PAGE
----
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Decon and IPC FAQ's Part 3


Carrying on with the series of articles focusing on the frequently asked questions regarding dental (infection prevention control) IPC and decontamination, I thought that we would delve into the most popular topics that have been asked this month through the social media channels.


The first question that came through is broken down into three different questions:



I am due to take over a lead nurse role and wondered if I could get some help? How often should the water bottles be disinfected? Is it weekly or monthly?


If you aren’t using any additives in the water lines then I would suggest disinfecting the bottles weekly using a chlorine tablet of 1000 ppm.

If you are using an additive, such as Cleancert or Alpron, then I would suggest that monthly disinfection would be a good frequency.


How often should the autoclave data logger be read?


The cycle logs that are recorded onto the data logger should ideally be downloaded and checked on a daily basis to ensure that there have been no issues with the steriliser throughout the day.

In reality this is not always the case due to how busy your practice may be, but it is a good routine to potentially try and get in to.


How often should surgeries/decon rooms be deep cleaned?


When the National Standards of Healthcare Cleanliness 2021 was being proposed to be implemented into primary care dentistry, it broke each individual area down into FR (functional risk) areas. Each of these areas was then allocated a frequency of how often it should be ‘deep’ cleaned.

Surgeries/decon rooms were considered an FR2 area, and as such were given a deep clean frequency of monthly. Clinical areas and decontamination should all be cleaned and disinfected, not only during the day around the 2m aerosol area, but also fully at the end of everyday.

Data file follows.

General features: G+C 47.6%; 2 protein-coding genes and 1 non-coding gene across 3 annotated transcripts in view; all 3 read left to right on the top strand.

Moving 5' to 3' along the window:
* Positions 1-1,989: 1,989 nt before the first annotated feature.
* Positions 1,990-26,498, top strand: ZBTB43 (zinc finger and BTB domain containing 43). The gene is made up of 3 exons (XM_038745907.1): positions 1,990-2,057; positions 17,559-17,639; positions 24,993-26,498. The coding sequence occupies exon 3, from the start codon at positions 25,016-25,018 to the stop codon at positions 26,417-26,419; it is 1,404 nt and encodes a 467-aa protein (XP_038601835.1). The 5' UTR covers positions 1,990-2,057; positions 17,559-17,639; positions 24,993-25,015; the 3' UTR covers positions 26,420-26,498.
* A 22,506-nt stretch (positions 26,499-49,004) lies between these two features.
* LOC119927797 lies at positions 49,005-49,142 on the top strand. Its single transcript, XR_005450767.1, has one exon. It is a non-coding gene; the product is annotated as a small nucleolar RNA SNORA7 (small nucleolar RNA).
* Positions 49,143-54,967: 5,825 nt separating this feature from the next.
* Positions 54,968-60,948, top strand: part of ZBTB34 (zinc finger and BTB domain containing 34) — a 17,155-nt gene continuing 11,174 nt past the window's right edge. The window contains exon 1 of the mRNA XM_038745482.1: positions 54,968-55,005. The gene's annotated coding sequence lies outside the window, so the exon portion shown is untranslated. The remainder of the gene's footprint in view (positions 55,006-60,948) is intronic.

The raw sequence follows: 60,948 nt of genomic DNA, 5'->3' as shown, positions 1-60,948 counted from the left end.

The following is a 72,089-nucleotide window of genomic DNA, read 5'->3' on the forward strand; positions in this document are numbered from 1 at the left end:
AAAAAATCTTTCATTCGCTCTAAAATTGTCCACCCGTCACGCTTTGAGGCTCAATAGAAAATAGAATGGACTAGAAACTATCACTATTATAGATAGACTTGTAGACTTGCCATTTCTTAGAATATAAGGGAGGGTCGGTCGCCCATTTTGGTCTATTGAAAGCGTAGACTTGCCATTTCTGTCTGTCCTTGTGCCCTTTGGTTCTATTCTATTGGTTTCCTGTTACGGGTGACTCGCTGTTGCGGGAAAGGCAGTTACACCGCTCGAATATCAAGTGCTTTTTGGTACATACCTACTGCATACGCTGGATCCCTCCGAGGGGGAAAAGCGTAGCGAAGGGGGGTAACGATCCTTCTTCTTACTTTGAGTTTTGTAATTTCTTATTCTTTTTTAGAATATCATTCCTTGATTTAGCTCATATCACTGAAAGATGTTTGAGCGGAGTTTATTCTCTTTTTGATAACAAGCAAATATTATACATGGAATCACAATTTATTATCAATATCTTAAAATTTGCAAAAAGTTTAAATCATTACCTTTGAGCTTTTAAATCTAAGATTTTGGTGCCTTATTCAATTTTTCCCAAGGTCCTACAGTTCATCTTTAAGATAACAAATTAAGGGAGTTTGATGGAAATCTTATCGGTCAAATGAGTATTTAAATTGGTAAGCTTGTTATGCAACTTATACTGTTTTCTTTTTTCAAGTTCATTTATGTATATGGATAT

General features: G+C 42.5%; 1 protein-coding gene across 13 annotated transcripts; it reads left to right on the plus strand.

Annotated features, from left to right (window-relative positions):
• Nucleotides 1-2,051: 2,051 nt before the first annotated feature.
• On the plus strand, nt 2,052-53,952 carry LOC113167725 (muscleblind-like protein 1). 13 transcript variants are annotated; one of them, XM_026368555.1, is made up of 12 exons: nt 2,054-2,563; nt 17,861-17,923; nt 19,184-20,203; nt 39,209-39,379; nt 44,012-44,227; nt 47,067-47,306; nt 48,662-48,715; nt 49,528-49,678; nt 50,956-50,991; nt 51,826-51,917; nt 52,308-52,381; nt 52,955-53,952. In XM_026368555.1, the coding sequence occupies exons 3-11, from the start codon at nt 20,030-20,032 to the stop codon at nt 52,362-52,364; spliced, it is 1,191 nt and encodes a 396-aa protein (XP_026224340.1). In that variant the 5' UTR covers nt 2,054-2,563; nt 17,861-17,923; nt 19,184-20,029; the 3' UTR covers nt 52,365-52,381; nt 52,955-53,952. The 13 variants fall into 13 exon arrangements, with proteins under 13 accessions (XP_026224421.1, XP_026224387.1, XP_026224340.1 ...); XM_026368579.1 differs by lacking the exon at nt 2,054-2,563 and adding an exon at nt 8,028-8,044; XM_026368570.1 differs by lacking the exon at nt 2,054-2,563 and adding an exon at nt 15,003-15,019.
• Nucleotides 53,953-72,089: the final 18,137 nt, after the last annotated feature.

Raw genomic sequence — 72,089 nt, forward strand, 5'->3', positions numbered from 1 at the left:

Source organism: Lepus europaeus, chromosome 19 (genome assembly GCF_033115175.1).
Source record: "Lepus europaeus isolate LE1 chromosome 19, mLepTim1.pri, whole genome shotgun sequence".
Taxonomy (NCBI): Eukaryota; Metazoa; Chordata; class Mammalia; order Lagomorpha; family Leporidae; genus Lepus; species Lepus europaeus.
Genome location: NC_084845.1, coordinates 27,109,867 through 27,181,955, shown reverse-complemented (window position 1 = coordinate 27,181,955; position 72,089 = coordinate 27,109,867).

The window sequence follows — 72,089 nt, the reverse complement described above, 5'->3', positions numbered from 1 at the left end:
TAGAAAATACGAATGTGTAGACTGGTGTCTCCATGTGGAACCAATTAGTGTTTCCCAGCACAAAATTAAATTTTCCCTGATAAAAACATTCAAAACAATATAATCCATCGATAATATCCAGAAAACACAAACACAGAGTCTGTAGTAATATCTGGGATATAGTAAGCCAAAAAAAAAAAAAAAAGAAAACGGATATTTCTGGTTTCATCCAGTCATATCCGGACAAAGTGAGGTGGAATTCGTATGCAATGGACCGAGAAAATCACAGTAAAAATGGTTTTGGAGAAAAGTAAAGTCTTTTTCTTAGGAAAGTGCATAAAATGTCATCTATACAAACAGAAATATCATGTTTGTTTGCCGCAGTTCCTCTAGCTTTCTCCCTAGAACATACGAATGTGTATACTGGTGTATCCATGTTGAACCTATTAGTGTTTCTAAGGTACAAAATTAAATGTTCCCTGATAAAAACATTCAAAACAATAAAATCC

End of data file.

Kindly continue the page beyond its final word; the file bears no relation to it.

Utilising a deep clean at the end of every month would be a good practice to get into to help contribute to the minimisation of any risks. The frequency may vary depending upon what a practice risk assessment uncovers.


Are you using distilled water in your ultrasonic machines?


Tap water is absolutely fine to use with a suitable detergent.

Once processed, the instruments can be rinsed with distilled water/or reverse osmosis (RO) to ensure that no additional minerals etc are placed on them before sterilising. This will help to reduce any residual spotting on the instruments.



Do I require a legionella risk assessment to be carried out every two years?


The general rule regarding this is no. Once the risk assessment has been completed and no reasonable risk of legionella has been identified, then the assessment is complete.

What must remain in place is consistent controls in order to maintain the minimal risks associated with this. Practices should arrange to review the assessment regularly and specifically when there is view that the assessment is no longer valid.

Regarding the validity, this could be:

  • A change to the water system or its use

  • A change to the use of the building where the system is installed

  • New information available about risks or control measures

  • The results of checks indicating that control measures are no longer effective (this would be the monthly hot and cold water testing results)

  • Changes to key personnel

  • A case of legionnaires’ disease/legionellosis associated with the system.

More information on this can be found here.


We have created a testing and validation guidance handbook to support the wider dental team who are looking for answers to questions such as these. The handbook has been developed to provide help and support with all things around the decontamination process including what to do if tests fail. You can also find a hot and cold record book on the website for the storing of all temperatures along with RO total dissolved solids readings.

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